Lars von Trier's sci-fi drama features star turns from Kirsten Dunst and Charlotte Gainsbourg
Melancholia is like the inversion of TS Elliot’s much quoted dictum. Is this how the world will end? With a bang not a whimper. Lars Von Trier’s curious, enigmatic and deterministic film seeks to equate the black dog of depression with an apocalypse brought on by the collision of two planets. Divided into two parts which are preceded by a stunning tableau of stills of events to come, Melancholia begins with the disastrous wedding of clinically depressed Justine (Kirsten Dunst) and Michael (Alexander Skarsgård) at her anxious sister Claire’s country pile. In the second part of the film, sometime after the wedding has been called off, Justine returns to stay and recuperate with Claire (Charlotte Gainsbourg) and her husband John (Keifer Sutherland) – an amateur astrologist. As Claire nurses Justine it becomes clear that a large rogue planet is to pass very close to Earth in a matter of days. As Claire’s anxiety escalates, Justine’s abates.
Von Trier’s unique take on the apocalypse thriller has the logic (or illogic) of a nightmare. Ideas of familial dysfunction, the obscenity of weddings, mental illness as an American institution and the insidiousness of advertising folk are broached then abandoned. All too obviously inspired by August Strindberg’s A Dream Play (‘Everything can happen, everything is possible and likely’), Von Trier’s film is almost certainly more than the sum of its parts.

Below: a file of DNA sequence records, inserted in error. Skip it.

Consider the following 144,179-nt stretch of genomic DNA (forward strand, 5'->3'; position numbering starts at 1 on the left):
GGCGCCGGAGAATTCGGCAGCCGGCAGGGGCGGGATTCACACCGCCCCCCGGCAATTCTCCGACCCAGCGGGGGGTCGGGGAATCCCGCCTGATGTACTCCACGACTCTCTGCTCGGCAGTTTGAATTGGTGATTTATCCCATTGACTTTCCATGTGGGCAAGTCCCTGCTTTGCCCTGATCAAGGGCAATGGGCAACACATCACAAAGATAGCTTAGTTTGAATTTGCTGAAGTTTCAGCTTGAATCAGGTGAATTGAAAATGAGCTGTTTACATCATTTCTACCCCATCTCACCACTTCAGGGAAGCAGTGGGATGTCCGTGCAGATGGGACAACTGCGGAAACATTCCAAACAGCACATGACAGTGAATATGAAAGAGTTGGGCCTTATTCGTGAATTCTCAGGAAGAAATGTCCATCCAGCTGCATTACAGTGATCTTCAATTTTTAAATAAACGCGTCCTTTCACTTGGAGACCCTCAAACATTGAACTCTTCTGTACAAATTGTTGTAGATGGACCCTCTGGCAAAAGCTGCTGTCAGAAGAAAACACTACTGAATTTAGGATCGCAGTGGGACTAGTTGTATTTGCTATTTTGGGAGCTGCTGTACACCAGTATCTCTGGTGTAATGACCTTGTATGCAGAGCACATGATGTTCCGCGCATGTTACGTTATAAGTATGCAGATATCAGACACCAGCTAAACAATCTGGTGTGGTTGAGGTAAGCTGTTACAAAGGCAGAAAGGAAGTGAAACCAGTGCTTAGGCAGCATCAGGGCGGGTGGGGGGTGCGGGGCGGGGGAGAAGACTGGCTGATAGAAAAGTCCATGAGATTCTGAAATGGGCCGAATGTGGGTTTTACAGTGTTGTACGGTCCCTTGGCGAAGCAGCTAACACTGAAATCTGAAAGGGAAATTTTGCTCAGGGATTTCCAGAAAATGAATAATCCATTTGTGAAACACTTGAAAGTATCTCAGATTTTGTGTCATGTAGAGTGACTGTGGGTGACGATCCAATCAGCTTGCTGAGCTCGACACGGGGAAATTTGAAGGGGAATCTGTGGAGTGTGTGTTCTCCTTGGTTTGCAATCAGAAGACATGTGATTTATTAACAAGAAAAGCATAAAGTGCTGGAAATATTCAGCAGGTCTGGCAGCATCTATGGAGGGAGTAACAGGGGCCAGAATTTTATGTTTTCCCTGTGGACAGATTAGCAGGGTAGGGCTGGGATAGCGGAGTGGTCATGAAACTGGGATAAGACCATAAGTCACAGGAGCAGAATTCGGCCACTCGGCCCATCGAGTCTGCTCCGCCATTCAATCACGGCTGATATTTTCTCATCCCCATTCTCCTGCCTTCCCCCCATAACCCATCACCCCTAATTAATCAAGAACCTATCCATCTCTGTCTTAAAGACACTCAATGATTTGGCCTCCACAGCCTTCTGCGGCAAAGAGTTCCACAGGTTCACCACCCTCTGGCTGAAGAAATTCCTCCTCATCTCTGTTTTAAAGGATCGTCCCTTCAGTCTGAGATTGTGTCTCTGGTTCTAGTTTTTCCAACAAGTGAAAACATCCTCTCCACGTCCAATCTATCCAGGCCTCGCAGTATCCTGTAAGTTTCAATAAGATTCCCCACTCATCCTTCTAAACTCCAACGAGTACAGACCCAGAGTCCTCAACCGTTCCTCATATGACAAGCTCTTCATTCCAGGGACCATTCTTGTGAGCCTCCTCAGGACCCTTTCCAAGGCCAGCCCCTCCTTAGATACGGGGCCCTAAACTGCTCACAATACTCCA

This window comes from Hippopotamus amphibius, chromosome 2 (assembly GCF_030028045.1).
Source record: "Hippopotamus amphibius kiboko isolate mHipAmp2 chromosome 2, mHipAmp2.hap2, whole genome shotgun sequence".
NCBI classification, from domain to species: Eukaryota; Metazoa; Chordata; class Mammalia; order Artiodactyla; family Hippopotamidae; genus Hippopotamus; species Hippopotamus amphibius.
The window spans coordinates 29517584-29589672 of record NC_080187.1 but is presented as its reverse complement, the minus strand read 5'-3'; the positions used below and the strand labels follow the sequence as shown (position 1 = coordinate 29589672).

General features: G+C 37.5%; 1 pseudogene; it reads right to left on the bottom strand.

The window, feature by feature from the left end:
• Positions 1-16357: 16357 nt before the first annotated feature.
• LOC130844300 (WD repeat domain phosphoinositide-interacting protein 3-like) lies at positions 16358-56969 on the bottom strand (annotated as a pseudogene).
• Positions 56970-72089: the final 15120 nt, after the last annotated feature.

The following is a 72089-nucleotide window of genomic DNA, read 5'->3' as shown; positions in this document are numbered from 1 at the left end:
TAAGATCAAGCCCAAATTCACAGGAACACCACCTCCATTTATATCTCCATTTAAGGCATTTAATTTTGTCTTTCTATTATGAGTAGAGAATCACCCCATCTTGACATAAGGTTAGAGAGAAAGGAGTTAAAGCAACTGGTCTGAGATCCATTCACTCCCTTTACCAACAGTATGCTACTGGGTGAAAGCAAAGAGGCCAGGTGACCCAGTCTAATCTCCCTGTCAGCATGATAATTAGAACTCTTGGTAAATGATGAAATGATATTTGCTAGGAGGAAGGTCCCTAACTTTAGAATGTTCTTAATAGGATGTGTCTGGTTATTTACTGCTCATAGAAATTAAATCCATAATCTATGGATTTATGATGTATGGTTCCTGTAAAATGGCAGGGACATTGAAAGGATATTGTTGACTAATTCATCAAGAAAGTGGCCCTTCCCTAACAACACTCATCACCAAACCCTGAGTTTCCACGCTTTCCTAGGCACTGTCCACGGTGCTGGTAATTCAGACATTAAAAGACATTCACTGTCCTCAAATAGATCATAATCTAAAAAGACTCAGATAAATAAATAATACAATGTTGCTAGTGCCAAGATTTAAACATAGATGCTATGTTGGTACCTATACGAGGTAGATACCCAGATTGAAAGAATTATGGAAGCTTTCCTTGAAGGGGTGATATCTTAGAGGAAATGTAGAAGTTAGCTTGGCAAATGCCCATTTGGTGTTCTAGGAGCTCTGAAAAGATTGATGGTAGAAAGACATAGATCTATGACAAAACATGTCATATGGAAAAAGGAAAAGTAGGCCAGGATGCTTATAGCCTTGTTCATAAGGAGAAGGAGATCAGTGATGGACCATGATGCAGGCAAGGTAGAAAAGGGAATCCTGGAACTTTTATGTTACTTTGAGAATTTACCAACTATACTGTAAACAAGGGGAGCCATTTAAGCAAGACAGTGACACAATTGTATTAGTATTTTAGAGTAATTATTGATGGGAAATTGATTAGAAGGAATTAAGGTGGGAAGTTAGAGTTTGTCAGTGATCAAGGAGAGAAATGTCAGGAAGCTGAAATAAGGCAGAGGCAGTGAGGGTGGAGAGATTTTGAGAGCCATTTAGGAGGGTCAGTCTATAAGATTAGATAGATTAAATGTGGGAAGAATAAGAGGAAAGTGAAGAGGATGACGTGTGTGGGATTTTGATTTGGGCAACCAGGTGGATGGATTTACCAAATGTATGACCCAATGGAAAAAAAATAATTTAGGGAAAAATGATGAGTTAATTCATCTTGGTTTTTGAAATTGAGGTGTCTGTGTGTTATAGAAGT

Kirsten Dunst gives a career best turn as the deeply troubled Justine, while, as in his last film Anti-Christ, Charlotte Gainsbourg is the key to guiding the viewer to the final reveal. Kiefer Sutherland is fantastic as pragmatist John and John Hurt, Charlotte Rampling, Stellan Skarsgård and even the mighty Udo Kier as assorted wedding guests and staff brings a lot of class to proceedings. It is, however, the use of Richard Wagner’s overture from Tristan and Isolde that really compounds Von Trier’s tale of astrophysics and the human psyche. Like the Von Trier’s metaphors and meanderings, the vulgarity of Wagner’s score is remarkable, but its power is undeniable.
Selected release from Fri 30 Sep.